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Sprint(s s) plans to make aggressive use of small cells in its future LTE network, launching tens of thousands of tiny high-capacity base stations in high-traffic indoor and outdoor areas in 2013 and 2014. Speaking at briefing at CTIA Wireless in New Orleans, Sprint VP of network development and engineering Iyad Tarazi said the end goal of Sprint’s small-cell efforts is a heterogeneous network, or HetNet.
HetNet gathers multiple access technologies under a single umbrella to create enormous quantities of capacity no mere macro network could supply (for a detailed description of HetNet check out my recent interview with Ericsson CEO Hans Vestberg). Many operators have been talking up HetNet and the small cells that will be used to build it, but many of them tend to conflate small cells with the home and business femtocell deployments. And no one – in North America at least –has laid out such a specific or aggressive small cell strategy as Sprint did on Wednesday.
Tarazi said Sprint’s small cell rollout will occur in three phases:
- This year and in 2013 it will redouble its femtocell rollouts network in homes and businesses at its customers’ requests and start using femtos to add spot coverage and capacity in indoor public areas.
- In 2013, Sprint will begin a large scale rollout of picocells – think of them as small radio base stations that can be mounted on walls and poles – in high traffic indoor areas and big public venues. Tarazi said Sprint is targeting 400 buildings such as stadiums, conference centers and airports for large-scale pico rollouts, each venue supporting between 100 and 200 individual small cells.
- In late 2013 and into 2014, Sprint will begin moving small cells outdoors, focusing on dense urban areas with lots of foot traffic and cellular congestion. Though Tarazi didn’t identify any specific numbers for outdoor pico deployments, he implied that they would be extensive. Picos, for instance, would be used to add capacity to large swaths of the downtown cores in major metropolitan cities like Chicago, Tarazi said.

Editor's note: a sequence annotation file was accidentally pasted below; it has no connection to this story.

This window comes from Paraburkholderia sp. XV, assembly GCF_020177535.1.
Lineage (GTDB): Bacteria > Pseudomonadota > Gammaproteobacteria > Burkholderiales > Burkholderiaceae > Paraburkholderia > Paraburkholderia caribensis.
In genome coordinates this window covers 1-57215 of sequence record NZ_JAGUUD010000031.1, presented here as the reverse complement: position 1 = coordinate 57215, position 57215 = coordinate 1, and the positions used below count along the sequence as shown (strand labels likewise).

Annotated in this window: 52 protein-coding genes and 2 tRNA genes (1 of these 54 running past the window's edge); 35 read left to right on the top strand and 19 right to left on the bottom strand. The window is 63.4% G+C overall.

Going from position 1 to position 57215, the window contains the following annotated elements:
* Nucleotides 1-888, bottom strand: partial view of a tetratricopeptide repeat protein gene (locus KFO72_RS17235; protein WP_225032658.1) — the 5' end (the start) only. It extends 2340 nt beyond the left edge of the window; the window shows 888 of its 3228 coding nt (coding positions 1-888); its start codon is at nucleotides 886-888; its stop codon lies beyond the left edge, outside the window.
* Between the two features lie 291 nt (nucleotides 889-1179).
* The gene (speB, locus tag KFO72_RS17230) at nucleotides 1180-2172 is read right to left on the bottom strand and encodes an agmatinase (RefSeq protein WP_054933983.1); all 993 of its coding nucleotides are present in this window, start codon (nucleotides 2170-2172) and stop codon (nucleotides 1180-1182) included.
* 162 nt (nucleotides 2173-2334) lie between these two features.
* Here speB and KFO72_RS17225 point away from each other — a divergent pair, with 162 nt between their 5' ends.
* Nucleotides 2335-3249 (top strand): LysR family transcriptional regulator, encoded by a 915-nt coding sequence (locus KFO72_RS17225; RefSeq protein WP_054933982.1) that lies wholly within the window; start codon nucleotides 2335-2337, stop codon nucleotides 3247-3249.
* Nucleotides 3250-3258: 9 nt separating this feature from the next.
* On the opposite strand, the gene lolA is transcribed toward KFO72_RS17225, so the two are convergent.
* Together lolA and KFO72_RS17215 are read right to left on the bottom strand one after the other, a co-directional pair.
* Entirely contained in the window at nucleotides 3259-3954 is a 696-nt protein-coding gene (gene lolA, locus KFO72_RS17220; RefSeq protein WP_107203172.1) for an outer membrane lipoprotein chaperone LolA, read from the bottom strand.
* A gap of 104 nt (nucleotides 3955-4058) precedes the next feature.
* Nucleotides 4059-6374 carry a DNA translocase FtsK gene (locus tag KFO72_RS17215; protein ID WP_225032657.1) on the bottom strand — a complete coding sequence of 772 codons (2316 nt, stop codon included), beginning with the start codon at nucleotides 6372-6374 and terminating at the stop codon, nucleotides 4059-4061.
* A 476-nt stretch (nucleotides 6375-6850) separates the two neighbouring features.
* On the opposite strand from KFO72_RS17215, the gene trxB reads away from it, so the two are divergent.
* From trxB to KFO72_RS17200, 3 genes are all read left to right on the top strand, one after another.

Though there’s lots of talk of small cells flying around at CTIA most of them have to be taken with a grain of salt. Everything from home femtos to Wi-Fi access points to distributed antenna systems have been lumped together as ‘small cells,’ but Sprint is talking Small with capital “S”. By building picocells under its macro umbrella, Sprint will wind up with a multi-tiered network, with one layer devoted to coverage and other layers delivering gobs of inexpensive capacity in the areas its most needed.
Tarazi said Sprint doesn’t plan to stop there. The carrier will layer in Wi-Fi and femtos as well, and in 2013 it will begin adding Clearwire’s time-divison LTE capacity to the equation. “We plan to maximize all of those tools,” Tarazi said.
If Sprint can pull it all off – and even if some of those elements fall to the wayside – Sprint will have an high-capacity HetNet to be reckoned with.